Commented on “HBR Production”

Posted: June 9, 2010 by Ananth in Business Models

The copycat model has also worked effectively in IT services – where almost every player decided to set-up low cost bases in India, South America, Eastern Europe etc. However, the issue that I see in the IT industry is that the follower (the copycat) didn’t really do anything to innovate – he simply adopted the same model – and the only “innovation” (if you can call it that), was to scale their operations – and bring in a multiplier effect to top and bottom line revenues.

With the recession, and with cash drying up, customers are now seeking more from their IT vendor – and that means the IT vendor needs to shore up serious skill sets – in order to provide services relating to improvements in business process, optimisation of the value chain etc. And unfortunately, a host of these IT vendors are caught off-guard – as they simply haven’t planned for the future – and now there is an urgency to BUY innovation. And the issue with such an acquisition is that the organisational fabric simply does not allow for innovative flexibility, and the other problem being the lack of ability to SCALE such buy-outs.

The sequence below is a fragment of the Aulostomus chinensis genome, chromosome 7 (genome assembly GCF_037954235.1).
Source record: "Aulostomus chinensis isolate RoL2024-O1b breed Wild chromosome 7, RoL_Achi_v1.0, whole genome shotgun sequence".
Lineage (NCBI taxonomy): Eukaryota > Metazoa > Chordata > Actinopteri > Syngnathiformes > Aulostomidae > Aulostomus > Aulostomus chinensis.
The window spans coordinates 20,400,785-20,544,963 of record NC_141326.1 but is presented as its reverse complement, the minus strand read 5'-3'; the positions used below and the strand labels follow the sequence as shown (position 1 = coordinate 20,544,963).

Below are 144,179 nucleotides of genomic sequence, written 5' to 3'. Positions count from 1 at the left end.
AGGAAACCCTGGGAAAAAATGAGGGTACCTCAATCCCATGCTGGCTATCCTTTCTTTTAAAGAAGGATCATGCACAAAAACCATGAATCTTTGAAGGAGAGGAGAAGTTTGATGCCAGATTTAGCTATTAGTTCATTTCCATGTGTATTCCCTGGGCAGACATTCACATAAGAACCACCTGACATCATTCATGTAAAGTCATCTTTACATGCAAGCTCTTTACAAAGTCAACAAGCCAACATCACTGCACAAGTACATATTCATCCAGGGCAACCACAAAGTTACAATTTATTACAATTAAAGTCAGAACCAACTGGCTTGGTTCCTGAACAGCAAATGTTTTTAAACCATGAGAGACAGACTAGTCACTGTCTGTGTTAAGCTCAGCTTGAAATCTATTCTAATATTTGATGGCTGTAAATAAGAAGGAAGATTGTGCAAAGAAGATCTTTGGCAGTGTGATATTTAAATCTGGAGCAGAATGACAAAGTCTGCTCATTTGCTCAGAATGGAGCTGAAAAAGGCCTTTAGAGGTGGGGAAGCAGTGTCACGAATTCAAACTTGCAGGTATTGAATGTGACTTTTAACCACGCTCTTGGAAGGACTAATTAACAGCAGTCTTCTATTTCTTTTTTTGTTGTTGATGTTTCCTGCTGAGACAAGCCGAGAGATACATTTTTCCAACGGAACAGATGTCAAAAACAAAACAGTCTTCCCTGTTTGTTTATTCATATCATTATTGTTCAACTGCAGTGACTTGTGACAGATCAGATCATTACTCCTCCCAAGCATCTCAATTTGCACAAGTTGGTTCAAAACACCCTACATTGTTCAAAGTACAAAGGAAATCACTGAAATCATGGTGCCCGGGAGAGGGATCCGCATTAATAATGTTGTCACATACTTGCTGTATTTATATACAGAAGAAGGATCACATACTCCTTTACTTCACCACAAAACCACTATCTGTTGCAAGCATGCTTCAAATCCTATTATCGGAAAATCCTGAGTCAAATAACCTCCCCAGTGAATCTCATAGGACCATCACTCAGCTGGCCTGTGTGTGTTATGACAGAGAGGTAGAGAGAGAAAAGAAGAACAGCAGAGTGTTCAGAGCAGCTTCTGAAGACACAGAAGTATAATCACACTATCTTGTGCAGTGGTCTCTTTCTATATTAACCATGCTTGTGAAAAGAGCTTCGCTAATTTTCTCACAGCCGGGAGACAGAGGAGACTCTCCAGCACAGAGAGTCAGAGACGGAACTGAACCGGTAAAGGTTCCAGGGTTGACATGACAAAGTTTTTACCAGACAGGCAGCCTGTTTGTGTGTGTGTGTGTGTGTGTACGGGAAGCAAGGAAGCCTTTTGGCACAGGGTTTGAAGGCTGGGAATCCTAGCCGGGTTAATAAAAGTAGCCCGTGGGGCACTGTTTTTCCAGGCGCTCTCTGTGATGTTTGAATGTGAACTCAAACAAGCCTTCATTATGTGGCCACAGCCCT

I believe that innovation, lies in contexts. Copycats did copy – but they “contextualised” the copy into their value chains. This contextualisation led to design improvements, process improvements etc. In the end, it is “contextualisation to your and your customer’s value chain” that drives innovation – not merely copying an idea or product, and not merely inventing and idea or product.

Originally posted as a comment
by ananth999
on HBR Production using DISQUS.

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